"The defendants exploited our clients, put their own profits over the lives of these honourable workers, and tried to deny them their day in court," said lead attorney Alan Howard of Southern Poverty Law Centre (SPLC).

"But they persevered and after seven long years have received the justice they so well deserve."

"This historic verdict puts American companies on notice that if they exploit the flaws in our temporary worker programme, they will be held accountable and punished," said Chandra Bhatnagar, co-counsel in the case and staff attorney with the American Civil Liberties Union Human Rights programme.

According to SPLC, in the aftermath of Hurricane Katrina, Signal used the US government's H-2B guest worker programme to import nearly 500 men from India to work as welders, pipefitters and in other positions to repair damaged oil rigs and related facilities.

The workers each paid the labour recruiters and a lawyer between $10,000 and $20,000 or more in recruitment fees and other costs after recruiters promised good jobs, green cards and permanent US residency for them and their families.

Most sold property or plunged their families deeply into debt to pay the fees.

When the men arrived at Signal shipyards in Pascagoula, Mississippi, beginning in 2006, they discovered that they wouldn't receive the green cards or permanent residency that had been promised.

Signal also forced them each to pay $1,050 a month to live in isolated, guarded labour camps where as many as 24 men shared a space the size of a double-wide trailer.

None of Signal's non-Indian workers were required to live in the company housing.

Together, the H-2B visa status, the high debt, the poor conditions at the labour camp and the discriminatory treatment and disparagement based on their race or nationality led the men to feel trapped, SPLC said.

In March 2007, some of the SPLC's clients were illegally detained by Signal's private security guards during a pre-dawn raid of their quarters in Pascagoula.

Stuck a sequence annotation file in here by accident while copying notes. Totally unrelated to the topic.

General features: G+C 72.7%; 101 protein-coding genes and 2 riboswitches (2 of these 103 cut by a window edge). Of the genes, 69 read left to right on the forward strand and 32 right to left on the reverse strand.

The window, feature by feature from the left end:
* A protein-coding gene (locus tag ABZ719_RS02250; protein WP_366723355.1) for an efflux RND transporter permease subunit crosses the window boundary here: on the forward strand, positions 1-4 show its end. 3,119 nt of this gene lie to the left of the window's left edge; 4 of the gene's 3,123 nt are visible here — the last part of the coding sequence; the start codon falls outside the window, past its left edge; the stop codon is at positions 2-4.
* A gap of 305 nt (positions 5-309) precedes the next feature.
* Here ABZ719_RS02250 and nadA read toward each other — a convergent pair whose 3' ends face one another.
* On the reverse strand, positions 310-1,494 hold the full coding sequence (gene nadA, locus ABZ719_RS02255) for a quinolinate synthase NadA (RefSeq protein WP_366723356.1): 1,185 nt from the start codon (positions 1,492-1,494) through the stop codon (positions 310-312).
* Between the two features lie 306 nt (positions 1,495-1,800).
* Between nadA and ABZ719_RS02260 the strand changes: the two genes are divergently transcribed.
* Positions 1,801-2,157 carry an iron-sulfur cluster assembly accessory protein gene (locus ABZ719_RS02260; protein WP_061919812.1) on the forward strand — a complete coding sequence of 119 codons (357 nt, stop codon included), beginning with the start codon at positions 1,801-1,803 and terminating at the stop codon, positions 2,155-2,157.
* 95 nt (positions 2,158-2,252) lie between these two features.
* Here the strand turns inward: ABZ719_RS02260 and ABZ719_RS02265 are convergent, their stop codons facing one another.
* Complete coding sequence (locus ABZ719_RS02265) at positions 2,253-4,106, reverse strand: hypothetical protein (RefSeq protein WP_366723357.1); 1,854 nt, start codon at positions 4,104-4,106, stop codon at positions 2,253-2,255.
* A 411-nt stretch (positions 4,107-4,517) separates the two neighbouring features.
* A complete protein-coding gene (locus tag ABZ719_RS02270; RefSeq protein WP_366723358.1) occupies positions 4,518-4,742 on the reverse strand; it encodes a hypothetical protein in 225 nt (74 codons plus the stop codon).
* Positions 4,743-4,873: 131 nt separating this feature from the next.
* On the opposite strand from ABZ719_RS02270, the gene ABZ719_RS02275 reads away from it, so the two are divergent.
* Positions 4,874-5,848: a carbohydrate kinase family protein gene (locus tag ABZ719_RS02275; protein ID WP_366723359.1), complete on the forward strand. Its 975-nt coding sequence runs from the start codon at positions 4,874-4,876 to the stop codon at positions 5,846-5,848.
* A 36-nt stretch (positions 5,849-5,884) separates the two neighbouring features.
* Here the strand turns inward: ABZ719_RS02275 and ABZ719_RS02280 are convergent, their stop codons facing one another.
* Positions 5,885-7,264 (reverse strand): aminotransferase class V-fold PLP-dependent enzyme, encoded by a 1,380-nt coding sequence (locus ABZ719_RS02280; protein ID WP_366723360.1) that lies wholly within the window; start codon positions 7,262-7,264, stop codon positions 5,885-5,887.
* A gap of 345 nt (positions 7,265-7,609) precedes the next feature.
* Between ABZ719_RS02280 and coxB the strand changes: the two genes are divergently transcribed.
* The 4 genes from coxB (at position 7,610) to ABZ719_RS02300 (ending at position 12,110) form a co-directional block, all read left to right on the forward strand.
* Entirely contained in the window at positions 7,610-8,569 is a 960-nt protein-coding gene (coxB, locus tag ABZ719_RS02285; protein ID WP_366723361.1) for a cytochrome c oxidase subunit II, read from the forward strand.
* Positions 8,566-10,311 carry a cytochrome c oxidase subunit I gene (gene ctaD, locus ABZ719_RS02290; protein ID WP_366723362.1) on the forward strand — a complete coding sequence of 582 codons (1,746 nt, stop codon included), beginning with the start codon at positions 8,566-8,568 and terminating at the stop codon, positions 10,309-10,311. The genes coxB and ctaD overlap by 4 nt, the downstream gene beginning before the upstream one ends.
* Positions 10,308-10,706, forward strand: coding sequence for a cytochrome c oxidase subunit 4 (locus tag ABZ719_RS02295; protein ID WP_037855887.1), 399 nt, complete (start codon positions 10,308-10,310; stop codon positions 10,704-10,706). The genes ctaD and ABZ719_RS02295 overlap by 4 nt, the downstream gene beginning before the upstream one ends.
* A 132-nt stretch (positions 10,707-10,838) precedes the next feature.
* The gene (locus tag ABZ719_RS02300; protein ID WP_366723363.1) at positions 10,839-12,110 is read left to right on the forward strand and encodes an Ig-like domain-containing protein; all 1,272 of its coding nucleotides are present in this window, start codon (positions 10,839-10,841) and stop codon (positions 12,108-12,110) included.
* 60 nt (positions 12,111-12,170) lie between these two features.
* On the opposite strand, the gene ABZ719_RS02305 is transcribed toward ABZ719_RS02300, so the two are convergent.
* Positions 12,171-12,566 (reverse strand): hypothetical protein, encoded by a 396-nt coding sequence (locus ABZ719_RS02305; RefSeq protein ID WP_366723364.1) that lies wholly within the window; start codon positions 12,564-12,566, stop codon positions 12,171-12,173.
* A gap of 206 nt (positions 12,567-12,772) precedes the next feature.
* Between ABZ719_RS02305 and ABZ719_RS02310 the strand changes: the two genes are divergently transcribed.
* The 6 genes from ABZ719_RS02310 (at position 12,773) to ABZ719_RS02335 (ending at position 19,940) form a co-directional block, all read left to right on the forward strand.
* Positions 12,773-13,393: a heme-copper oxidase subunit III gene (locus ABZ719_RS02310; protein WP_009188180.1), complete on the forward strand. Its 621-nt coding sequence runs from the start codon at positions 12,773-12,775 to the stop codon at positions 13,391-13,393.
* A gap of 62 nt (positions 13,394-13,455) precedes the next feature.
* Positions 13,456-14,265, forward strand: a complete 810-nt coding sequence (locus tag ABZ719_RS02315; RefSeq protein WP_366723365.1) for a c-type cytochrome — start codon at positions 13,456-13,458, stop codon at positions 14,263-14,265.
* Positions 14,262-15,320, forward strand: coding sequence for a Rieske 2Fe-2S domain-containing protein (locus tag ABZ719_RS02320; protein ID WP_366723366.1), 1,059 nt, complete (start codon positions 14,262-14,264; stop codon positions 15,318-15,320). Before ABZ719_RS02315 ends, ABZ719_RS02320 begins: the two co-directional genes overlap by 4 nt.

Two were detained for the purpose of deporting them to India in retaliation for complaining about the abuses and meeting with workers' rights advocates.

One worker who is a plaintiff in a separate suit was so distraught he attempted suicide, SPLC said.

Source: IANS

Workers go 5 months without pay

  • Published in Saudi Arabia
Jubail: Fifty-four Asian workers — 34 Indians and 20 Nepalese — have lodged a complaint with the Jubail labor office against their sponsor, Khaled Fahad Shaddy Est., an Abqaiq-based manpower company, for not paying them their salaries and detaining them in the country against their will.

According to the workers, while their sponsor was taking them back to Abqaiq from Jubail after having completed a project there, 47 of them stayed back, and with the assistance of their embassies' help desks in Jubail, filed a complaint with the Jubail labor office stating that they had not been paid their salaries for five months and that they wanted to go home on a final exit. They said that they had completed two or three years working for the same company but were not allowed to go back to their country.

In the meantime, the other workers were deputed to another construction project in Jubail. 

Saifudheen Pottassery, an Indian national, said that when they first filed their case in Jubail, they were advised to make their complaint in Abqaiq as their sponsor is based there.
“We explained to the office how difficult it is for poor workers to attend to a case being heard in Abqaiq while staying in Jubail,” he said, adding that the labor officer was understanding and agreed to register their case in Jubail.

The workers said that they were visited by embassy volunteers in their labor camps and that they told them of their plight. Some of the workers’ passports and iqamas had expired but the sponsor had not bothered to renew them, they complained.

“The sponsor appeared at the Jubail labor office on Nov. 10 and Nov. 16 and asked for a settlement under which each worker will get two months' salary and an exit visa. They agreed to the sponsor’s demand in an attempt to solve the issue and exit the country, but the sponsor did not come back and they are still waiting,” Pottassery said. 

The workers told Arab News, that they had recently been asked to evacuate the labor camp and were now staying in Jubail at their own expense.

They have appealed to the Indian and Nepalese missions to follow up on their case and expedite the process in the Jubail labor office.